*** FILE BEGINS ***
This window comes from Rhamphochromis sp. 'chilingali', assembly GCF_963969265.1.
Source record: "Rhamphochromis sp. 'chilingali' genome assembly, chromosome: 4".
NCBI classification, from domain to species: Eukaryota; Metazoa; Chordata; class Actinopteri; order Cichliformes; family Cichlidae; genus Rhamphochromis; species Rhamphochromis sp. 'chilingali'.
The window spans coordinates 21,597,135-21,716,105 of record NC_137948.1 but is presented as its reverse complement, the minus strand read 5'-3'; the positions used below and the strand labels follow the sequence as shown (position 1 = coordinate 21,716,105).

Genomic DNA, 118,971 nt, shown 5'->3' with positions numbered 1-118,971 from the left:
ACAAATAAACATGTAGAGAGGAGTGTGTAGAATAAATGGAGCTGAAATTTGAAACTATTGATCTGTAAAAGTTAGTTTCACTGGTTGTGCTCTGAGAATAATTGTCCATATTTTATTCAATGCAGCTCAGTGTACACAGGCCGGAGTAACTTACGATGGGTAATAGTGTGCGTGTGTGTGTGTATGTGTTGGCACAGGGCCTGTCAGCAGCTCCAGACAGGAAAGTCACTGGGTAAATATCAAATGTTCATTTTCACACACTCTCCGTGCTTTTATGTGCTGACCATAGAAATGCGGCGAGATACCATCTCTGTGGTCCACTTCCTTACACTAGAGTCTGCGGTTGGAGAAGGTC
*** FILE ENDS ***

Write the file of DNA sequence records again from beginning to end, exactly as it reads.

This window comes from Rhamphochromis sp. 'chilingali', assembly GCF_963969265.1.
Source record: "Rhamphochromis sp. 'chilingali' genome assembly, chromosome: 4".
NCBI classification, from domain to species: Eukaryota; Metazoa; Chordata; class Actinopteri; order Cichliformes; family Cichlidae; genus Rhamphochromis; species Rhamphochromis sp. 'chilingali'.
The window spans coordinates 21,597,135-21,716,105 of record NC_137948.1 but is presented as its reverse complement, the minus strand read 5'-3'; the positions used below and the strand labels follow the sequence as shown (position 1 = coordinate 21,716,105).

Genomic DNA, 118,971 nt, shown 5'->3' with positions numbered 1-118,971 from the left:
ACAAATAAACATGTAGAGAGGAGTGTGTAGAATAAATGGAGCTGAAATTTGAAACTATTGATCTGTAAAAGTTAGTTTCACTGGTTGTGCTCTGAGAATAATTGTCCATATTTTATTCAATGCAGCTCAGTGTACACAGGCCGGAGTAACTTACGATGGGTAATAGTGTGCGTGTGTGTGTGTATGTGTTGGCACAGGGCCTGTCAGCAGCTCCAGACAGGAAAGTCACTGGGTAAATATCAAATGTTCATTTTCACACACTCTCCGTGCTTTTATGTGCTGACCATAGAAATGCGGCGAGATACCATCTCTGTGGTCCACTTCCTTACACTAGAGTCTGCGGTTGGAGAAGGTC